In This Novel, a Man’s Face Becomes Distorted. His Sanity Follows.
THE ALARMING PALSY OF JAMES ORR
By Tom Lee
“The Alarming Palsy of James Orr” starts with a nod to one of the most recognizable plot openers of all time: An ordinary man wakes up one morning to find that he’s been transformed overnight by a grotesque affliction.
By beginning his first novel on such a blatantly Kafkaesque note, it’s as if the British writer Tom Lee is announcing on Page 1 that he’s forgoing all subtlety when it comes to his central metaphor — physical disfigurement as a product of bourgeois dread, a sum of the daily spiritual paper cuts that aspirational living can inflict.
James Orr’s particular metamorphosis, at least on the surface, is far more pedestrian than Gregor Samsa’s famous turn as a giant insect. A doctor immediately diagnoses James with Bell’s palsy, a relatively common condition that paralyzes the nerves on one side of the face. She assures James and his wife, Sarah, a touch too casually, that “only a small percentage do not return to more or less normal.”
Nevertheless, the protagonist’s lopsided mug is a shocking sight. “The left-hand side of James’s face had collapsed, a balloon with the air gone out of it, a melted waxwork,” giving the unsettling “impression of two different faces, two different people, welded savagely together.” But more than the physical symptoms, the comorbid psychological trauma is what tips James into a hellish downward spiral, which Lee draws us into with unrelenting dread and deadpan wit.
At first James treats his recovery like a much-deserved vacation for a hardworking father of two. He’s free to wander his neighborhood, an idyllic development carved out of the dense woods of a former Victorian estate. Yet as his palsy fails to improve, the hallmarks of upper-middle-class ease, which used to provide him almost smug levels of satisfaction, begin to rankle. Everything from the size of a neighbor’s dog (“there was something a little conceited in having an animal this big”), to the gratuitous shirtlessness of the unmarried serial D.I.Y.-er a few doors down (“it was still only March, after all”), to his wife’s “pragmatism and lack of drama” swirls together, amassing into a more serious crisis. James suffers a series of humiliations carrying the taint of failed manhood: He bursts into tears while presiding over a residents’ committee meeting, a friendly neighborhood soccer game turns into an outlet for his mounting aggression, an attempt to seduce his wife after weeks of sleeping apart goes disturbingly awry. Not surprisingly, Lee works the symbol of James’s flaccid face on several levels.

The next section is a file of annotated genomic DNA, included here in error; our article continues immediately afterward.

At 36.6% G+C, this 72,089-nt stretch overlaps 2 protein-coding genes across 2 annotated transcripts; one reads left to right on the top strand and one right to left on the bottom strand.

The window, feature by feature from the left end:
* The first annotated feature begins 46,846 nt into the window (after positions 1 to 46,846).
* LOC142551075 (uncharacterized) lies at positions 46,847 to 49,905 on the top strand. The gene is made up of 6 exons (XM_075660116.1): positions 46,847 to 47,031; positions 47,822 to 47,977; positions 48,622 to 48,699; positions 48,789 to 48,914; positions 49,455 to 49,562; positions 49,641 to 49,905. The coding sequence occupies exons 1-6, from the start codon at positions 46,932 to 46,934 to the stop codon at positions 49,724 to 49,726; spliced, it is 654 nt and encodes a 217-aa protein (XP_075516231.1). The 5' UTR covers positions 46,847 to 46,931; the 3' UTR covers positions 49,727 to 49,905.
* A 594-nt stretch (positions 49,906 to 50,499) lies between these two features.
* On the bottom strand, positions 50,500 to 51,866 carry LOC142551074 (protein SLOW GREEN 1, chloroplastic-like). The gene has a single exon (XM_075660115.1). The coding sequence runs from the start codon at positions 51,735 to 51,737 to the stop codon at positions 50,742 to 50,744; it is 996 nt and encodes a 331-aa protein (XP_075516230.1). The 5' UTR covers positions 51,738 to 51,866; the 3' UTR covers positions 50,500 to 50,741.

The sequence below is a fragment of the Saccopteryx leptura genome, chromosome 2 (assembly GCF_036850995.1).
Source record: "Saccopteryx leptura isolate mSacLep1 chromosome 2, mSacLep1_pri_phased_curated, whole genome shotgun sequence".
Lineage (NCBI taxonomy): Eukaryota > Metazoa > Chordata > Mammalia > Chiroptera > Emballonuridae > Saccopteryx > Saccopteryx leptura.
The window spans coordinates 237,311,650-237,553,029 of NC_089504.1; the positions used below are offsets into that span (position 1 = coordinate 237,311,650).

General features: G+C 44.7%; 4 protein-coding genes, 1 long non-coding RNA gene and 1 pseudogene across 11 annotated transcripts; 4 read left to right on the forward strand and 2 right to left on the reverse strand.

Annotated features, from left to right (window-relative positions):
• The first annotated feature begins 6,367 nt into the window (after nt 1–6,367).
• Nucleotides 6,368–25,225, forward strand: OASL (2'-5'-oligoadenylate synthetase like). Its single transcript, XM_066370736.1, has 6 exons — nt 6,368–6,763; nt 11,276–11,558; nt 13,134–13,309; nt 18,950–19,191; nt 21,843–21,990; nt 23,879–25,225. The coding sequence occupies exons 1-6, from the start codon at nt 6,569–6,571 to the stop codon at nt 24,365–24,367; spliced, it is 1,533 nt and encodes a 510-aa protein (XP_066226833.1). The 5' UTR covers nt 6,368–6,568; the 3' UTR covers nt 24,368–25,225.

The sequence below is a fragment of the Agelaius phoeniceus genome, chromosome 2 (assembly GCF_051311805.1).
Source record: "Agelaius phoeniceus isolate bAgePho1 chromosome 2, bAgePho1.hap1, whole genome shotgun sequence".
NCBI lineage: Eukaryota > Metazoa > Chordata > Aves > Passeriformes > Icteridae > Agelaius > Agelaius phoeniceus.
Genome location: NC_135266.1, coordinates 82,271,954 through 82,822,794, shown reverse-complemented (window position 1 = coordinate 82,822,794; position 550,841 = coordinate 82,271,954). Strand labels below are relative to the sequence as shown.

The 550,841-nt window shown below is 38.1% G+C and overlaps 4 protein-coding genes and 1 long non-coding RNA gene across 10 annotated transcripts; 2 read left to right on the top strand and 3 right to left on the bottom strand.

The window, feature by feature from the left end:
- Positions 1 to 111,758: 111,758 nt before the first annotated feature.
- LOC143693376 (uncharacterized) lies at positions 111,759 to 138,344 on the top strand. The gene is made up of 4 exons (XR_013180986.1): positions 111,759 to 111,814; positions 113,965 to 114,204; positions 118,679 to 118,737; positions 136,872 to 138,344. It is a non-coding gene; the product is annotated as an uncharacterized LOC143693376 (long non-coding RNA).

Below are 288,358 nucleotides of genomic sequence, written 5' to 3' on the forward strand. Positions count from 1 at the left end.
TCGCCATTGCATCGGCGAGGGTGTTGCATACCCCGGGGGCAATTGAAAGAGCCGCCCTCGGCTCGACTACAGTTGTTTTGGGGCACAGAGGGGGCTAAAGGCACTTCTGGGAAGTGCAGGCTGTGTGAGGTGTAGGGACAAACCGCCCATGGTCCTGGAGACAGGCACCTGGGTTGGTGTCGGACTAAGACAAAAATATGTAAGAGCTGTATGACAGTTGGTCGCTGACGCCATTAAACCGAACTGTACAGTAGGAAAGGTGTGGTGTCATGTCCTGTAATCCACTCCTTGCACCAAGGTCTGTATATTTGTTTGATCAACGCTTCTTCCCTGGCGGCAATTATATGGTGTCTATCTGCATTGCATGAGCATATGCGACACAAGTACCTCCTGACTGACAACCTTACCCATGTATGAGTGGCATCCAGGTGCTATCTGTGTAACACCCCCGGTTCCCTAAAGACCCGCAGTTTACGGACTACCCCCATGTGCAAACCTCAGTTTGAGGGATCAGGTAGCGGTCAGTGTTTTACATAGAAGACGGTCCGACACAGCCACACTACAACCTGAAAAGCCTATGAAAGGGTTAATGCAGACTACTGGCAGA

Along with impotence, sudden illness is a recurring concern in Lee’s work (including a 2009 story collection, “Greenfly,” not available in the United States). It’s an experience Lee knows intimately, as he addressed in a pair of extraordinary autobiographical essays for The Dublin Review a few years ago. One recounts the time, just before “Greenfly” was published, when he was flattened by an anxiety disorder that left him feeling as if he’d “forgotten how to be”; and the other the medically induced coma he underwent for a case of pneumonia so serious his doctor dubbed him “the sickest man in London” (and his ensuing intensive care unit psychosis, which is just as horrifying as it sounds).
In both essays, Lee reckons with the decline of one’s health as a micro-apocalypse — life is separated into a “before” and an “after” — and the almost dystopian alienation that emerges between sufferers and the well. In “James Orr,” he explores these same themes with greater artfulness and delicious doses of body horror and contemporary British social satire. While James doesn’t become an oversize bug, the juxtaposition of his common affliction and Lee’s use of familiar genre conventions adds up to something fresh, highlighting the terrifying plausibility — perhaps even inevitability — of the real-life transformations Kafka predicted to be lurking in our DNA, waiting to wreak havoc on an otherwise ordinary morning.
Stephan Lee is an associate director at Bustle and a former editor at Entertainment Weekly. He is at work on a debut novel.
THE ALARMING PALSY OF JAMES ORR
By Tom Lee
195 pp. Soho Press. $23.